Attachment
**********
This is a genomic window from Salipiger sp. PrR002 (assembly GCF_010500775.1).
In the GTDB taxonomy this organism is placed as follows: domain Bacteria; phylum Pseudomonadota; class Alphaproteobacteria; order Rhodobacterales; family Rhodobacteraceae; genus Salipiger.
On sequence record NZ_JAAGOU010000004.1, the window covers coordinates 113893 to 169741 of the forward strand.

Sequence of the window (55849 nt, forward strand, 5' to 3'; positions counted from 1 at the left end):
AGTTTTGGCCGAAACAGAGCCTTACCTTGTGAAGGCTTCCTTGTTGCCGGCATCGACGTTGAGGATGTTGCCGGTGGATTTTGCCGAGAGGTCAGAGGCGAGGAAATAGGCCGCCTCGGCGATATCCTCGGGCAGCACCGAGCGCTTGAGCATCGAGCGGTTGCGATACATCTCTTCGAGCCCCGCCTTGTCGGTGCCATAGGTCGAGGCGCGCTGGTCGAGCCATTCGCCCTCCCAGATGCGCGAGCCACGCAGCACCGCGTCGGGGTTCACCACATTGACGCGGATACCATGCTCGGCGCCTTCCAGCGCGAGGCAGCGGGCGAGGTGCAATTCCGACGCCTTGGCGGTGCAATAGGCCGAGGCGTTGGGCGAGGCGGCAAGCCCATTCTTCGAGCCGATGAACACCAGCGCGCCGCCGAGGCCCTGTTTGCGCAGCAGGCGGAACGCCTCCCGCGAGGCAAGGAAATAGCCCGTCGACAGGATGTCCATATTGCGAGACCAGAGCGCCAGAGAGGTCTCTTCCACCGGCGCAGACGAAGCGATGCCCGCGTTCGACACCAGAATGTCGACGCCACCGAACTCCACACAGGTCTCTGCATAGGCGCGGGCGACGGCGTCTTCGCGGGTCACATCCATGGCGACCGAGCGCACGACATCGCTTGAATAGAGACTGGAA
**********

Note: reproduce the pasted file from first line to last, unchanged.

This is a genomic window from Salipiger sp. PrR002 (assembly GCF_010500775.1).
In the GTDB taxonomy this organism is placed as follows: domain Bacteria; phylum Pseudomonadota; class Alphaproteobacteria; order Rhodobacterales; family Rhodobacteraceae; genus Salipiger.
On sequence record NZ_JAAGOU010000004.1, the window covers coordinates 113893 to 169741 of the forward strand.

Sequence of the window (55849 nt, forward strand, 5' to 3'; positions counted from 1 at the left end):
AGTTTTGGCCGAAACAGAGCCTTACCTTGTGAAGGCTTCCTTGTTGCCGGCATCGACGTTGAGGATGTTGCCGGTGGATTTTGCCGAGAGGTCAGAGGCGAGGAAATAGGCCGCCTCGGCGATATCCTCGGGCAGCACCGAGCGCTTGAGCATCGAGCGGTTGCGATACATCTCTTCGAGCCCCGCCTTGTCGGTGCCATAGGTCGAGGCGCGCTGGTCGAGCCATTCGCCCTCCCAGATGCGCGAGCCACGCAGCACCGCGTCGGGGTTCACCACATTGACGCGGATACCATGCTCGGCGCCTTCCAGCGCGAGGCAGCGGGCGAGGTGCAATTCCGACGCCTTGGCGGTGCAATAGGCCGAGGCGTTGGGCGAGGCGGCAAGCCCATTCTTCGAGCCGATGAACACCAGCGCGCCGCCGAGGCCCTGTTTGCGCAGCAGGCGGAACGCCTCCCGCGAGGCAAGGAAATAGCCCGTCGACAGGATGTCCATATTGCGAGACCAGAGCGCCAGAGAGGTCTCTTCCACCGGCGCAGACGAAGCGATGCCCGCGTTCGACACCAGAATGTCGACGCCACCGAACTCCACACAGGTCTCTGCATAGGCGCGGGCGACGGCGTCTTCGCGGGTCACATCCATGGCGACCGAGCGCACGACATCGCTTGAATAGAGACTGGAA